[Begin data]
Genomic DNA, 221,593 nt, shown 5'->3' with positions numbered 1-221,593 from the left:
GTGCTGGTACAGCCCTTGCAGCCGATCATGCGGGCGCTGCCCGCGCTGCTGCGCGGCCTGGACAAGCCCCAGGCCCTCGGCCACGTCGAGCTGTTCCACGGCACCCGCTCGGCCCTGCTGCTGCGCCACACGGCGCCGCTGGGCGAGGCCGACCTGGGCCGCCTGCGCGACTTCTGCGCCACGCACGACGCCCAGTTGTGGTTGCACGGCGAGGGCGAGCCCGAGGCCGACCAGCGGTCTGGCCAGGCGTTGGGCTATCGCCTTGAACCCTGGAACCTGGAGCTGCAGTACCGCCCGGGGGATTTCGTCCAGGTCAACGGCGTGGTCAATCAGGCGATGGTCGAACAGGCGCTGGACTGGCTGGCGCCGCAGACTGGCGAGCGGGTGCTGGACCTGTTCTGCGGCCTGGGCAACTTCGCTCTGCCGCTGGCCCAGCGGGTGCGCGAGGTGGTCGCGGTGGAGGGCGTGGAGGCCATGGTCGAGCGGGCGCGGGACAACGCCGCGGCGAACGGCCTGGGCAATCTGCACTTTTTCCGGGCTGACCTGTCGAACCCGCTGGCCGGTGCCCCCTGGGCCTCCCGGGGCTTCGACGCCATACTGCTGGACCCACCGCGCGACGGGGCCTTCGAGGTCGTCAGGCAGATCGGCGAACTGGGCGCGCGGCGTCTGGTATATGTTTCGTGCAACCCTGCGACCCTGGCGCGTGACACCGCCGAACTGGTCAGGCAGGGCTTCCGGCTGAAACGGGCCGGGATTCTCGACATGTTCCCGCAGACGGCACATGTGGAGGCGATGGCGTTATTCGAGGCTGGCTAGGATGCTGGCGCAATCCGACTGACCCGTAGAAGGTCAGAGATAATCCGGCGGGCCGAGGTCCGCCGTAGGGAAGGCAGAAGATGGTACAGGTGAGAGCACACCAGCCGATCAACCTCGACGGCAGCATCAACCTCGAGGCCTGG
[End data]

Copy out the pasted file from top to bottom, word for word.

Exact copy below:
Genomic DNA, 221,593 nt, shown 5'->3' with positions numbered 1-221,593 from the left:
GTGCTGGTACAGCCCTTGCAGCCGATCATGCGGGCGCTGCCCGCGCTGCTGCGCGGCCTGGACAAGCCCCAGGCCCTCGGCCACGTCGAGCTGTTCCACGGCACCCGCTCGGCCCTGCTGCTGCGCCACACGGCGCCGCTGGGCGAGGCCGACCTGGGCCGCCTGCGCGACTTCTGCGCCACGCACGACGCCCAGTTGTGGTTGCACGGCGAGGGCGAGCCCGAGGCCGACCAGCGGTCTGGCCAGGCGTTGGGCTATCGCCTTGAACCCTGGAACCTGGAGCTGCAGTACCGCCCGGGGGATTTCGTCCAGGTCAACGGCGTGGTCAATCAGGCGATGGTCGAACAGGCGCTGGACTGGCTGGCGCCGCAGACTGGCGAGCGGGTGCTGGACCTGTTCTGCGGCCTGGGCAACTTCGCTCTGCCGCTGGCCCAGCGGGTGCGCGAGGTGGTCGCGGTGGAGGGCGTGGAGGCCATGGTCGAGCGGGCGCGGGACAACGCCGCGGCGAACGGCCTGGGCAATCTGCACTTTTTCCGGGCTGACCTGTCGAACCCGCTGGCCGGTGCCCCCTGGGCCTCCCGGGGCTTCGACGCCATACTGCTGGACCCACCGCGCGACGGGGCCTTCGAGGTCGTCAGGCAGATCGGCGAACTGGGCGCGCGGCGTCTGGTATATGTTTCGTGCAACCCTGCGACCCTGGCGCGTGACACCGCCGAACTGGTCAGGCAGGGCTTCCGGCTGAAACGGGCCGGGATTCTCGACATGTTCCCGCAGACGGCACATGTGGAGGCGATGGCGTTATTCGAGGCTGGCTAGGATGCTGGCGCAATCCGACTGACCCGTAGAAGGTCAGAGATAATCCGGCGGGCCGAGGTCCGCCGTAGGGAAGGCAGAAGATGGTACAGGTGAGAGCACACCAGCCGATCAACCTCGACGGCAGCATCAACCTCGAGGCCTGG